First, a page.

Irradiation of a solution of benzyltrimethylsilane and 2 equiv of copper tetrafluoroborate in acetonitrile-methanol (3:1) with a 300 W high-pressure mercury lamp through a quartz filter gives benzyl methyl ether in 70% yield. Tetrakis(acetonitrile)copper(I) tetrafluoroborate is formed as a byproduct (eq 8).3 The oxidation sequence can be applied to benzylgermanes and benzylstannanes. The reaction mechanism may involve (i) one-electron transfer from photoexcited singlet organometallic compounds to CuII to form the cation radical and CuI, (ii) dissociation of the cation radical to an arylmethyl radical, and (iii) the second oxidation of the radical by CuII to give the benzyl cation and CuI. It has also been reported that copper(II) tetrafluoroborate can be used for the effective oxidation of 5-exo-alkyl-5H-phlorin derivatives to give the corresponding 5-alkylporphyrins.15 The oxidation ability of copper tetrafluoroborate has been utilized for the iodofunctionalization of alkenes, where Cu2+ ion oxidizes iodine to form iodonium cation.16 In this reaction, water, alcohol, carboxylic acid, lithium chloride, sodium iodide, etc. can be used as the nucleophile.

Reaction with Siloxycyclopropanes.

Copper tetrafluoroborate causes ring-opening of siloxycyclopropanes to provide useful synthetic reactions.4 Treatment of a siloxycyclopropane with Cu(BF4)2 results in desilylative dimerization to give a 1,6-diketone in good yield (eq 9).17 The ring-opening takes place regioselectively across the bond between the methylene and siloxy carbons. The reaction is reasonably interpreted by assuming electrophilic ring-opening by Cu2+ ion to form the b-copper(II) ketone, followed by dimerization.

With Dimethyl Acetylenedicarboxylate and water, b-(acyl)alkyls can be trapped to give dimethyl 2-(3-oxoalkyl)maleates with a high degree of stereoselectivity (eq 10).17 The selectivity arises from syn addition of b-copper(II) ketone across the triple bond followed by in situ protonation of the resulting vinylcopper species with retention of configuration. The stereoselective transfer of b-(acyl)alkyls to alkynic sulfones, which gives b-(acyl)alkylated vinylic sulfones, is also successful (eq 11). Intramolecular cyclization with 1-phenyl-2-trimethylsilyloxy-2-(3-hexenyl)cyclopropane results in modest amounts of the 5-exo cyclization product.18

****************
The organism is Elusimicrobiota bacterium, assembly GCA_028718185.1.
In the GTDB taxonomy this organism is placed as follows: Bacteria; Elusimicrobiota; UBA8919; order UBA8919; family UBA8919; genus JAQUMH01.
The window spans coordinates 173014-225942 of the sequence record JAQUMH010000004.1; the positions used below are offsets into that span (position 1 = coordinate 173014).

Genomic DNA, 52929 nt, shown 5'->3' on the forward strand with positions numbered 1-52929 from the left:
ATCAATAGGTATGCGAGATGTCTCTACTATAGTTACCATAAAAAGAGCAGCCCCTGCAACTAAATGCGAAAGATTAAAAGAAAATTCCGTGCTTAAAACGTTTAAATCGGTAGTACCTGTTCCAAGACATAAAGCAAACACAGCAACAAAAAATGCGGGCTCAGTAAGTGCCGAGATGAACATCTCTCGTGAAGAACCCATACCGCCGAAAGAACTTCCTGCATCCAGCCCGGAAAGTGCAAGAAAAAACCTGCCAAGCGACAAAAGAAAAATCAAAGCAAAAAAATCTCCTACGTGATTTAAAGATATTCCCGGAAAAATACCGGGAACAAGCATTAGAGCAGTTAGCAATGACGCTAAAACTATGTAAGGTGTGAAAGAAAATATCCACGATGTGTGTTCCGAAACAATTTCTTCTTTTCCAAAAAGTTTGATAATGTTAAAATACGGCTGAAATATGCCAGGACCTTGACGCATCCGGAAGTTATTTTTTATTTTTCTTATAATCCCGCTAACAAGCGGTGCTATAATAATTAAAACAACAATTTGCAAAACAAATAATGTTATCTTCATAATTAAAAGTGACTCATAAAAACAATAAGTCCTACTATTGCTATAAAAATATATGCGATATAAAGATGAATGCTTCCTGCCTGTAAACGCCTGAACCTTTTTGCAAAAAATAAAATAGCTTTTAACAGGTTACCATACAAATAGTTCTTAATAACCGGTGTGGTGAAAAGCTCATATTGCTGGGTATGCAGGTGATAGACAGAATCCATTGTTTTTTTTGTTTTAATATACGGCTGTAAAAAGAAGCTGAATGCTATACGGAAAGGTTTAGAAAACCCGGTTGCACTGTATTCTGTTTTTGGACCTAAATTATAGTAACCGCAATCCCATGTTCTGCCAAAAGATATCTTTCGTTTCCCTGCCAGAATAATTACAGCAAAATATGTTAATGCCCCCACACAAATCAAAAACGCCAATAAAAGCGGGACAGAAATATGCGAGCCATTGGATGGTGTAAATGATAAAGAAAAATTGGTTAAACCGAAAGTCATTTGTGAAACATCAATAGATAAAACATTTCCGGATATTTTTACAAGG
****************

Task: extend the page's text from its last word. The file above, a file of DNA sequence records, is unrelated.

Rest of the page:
Reaction with Hydrosilanes.

Copper(II) tetrafluoroborate reacts readily with hydrosilanes to give hydrogen and trialkylfluorosilanes (eq 12). When an alkynic sulfone is present in this system, highly stereoselective syn reduction takes place to give a vinylic sulfone (eq 13).5 The mechanism involving the syn addition of HCuII seems likely.

Related Reagents.

Silver(I) Tetrafluoroborate; Tetrafluoroboric Acid.

1. Corey, E. J.; Koelliker, U.; Neuffer, J. JACS 1971, 93, 1489.
2. Salomon, R. G.; Kochi, J. K. JACS 1973, 95, 3300.
3. Mizuno, K.; Yasueda, M.; Otsuji, Y. CL 1988, 229.
4. Ryu, I.; Ando, M.; Ogawa, A.; Murai, S.; Sonoda, N. JACS 1983, 105, 7192.
5. Ryu, I.; Kusumoto, N.; Ogawa, A.; Kambe, N.; Sonoda, N. OM 1989, 8, 2279.
6. Sharp, D. W. A. Adv. Fluorine Chem. 1960, 1, 68.
7. Maryanoff, B. E. JOC 1979, 44, 4410.
8. El'Kenbard, A. G. Sbornik Statei po Obshchei Khim., Akad. Nauk SSSR 1953, 2, 1239 (CA 1955, 49, 2931e).
9. (a) Stella, L.; Boucher, J.-L. TL 1982, 23, 953. (b) Goering, H. L.; Chang, C.-S. JOC 1975, 40, 2565.
10. Moore, J. A.; Partain III, E. M. JOC 1983, 48, 1105.
11. Vieira, E.; Vogel, P. HCA 1982, 65, 1700.
12. Sharp, D. W. A.; Sharpe, A. G. JCS 1956, 1858.
13. Maryanoff, B. E. JOC 1979, 44, 4410.
14. Wulfman, D. S.; McDaniel, Jr., R. S. TL 1975, 4523.
15. Setsune, J.; Yamaji, H.; Kitao, T. TL 1990, 31, 5057.
16. Barluenga, J.; Rodriguez, M. A.; Campos, P. J. JCS(P1) 1990, 2807.
17. Ryu, I.; Matsumoto, K.; Kameyama, Y.; Ando, M.; Kusumoto, N.; Ogawa, A.; Kambe, N.; Murai, S.; Sonoda, N. JACS 1993, 115, 12330.
18. Snider, B. B.; Kwon, T. JOC 1992, 57, 2399.

Ilhyong Ryu & Noboru Sonoda

Osaka University, Japan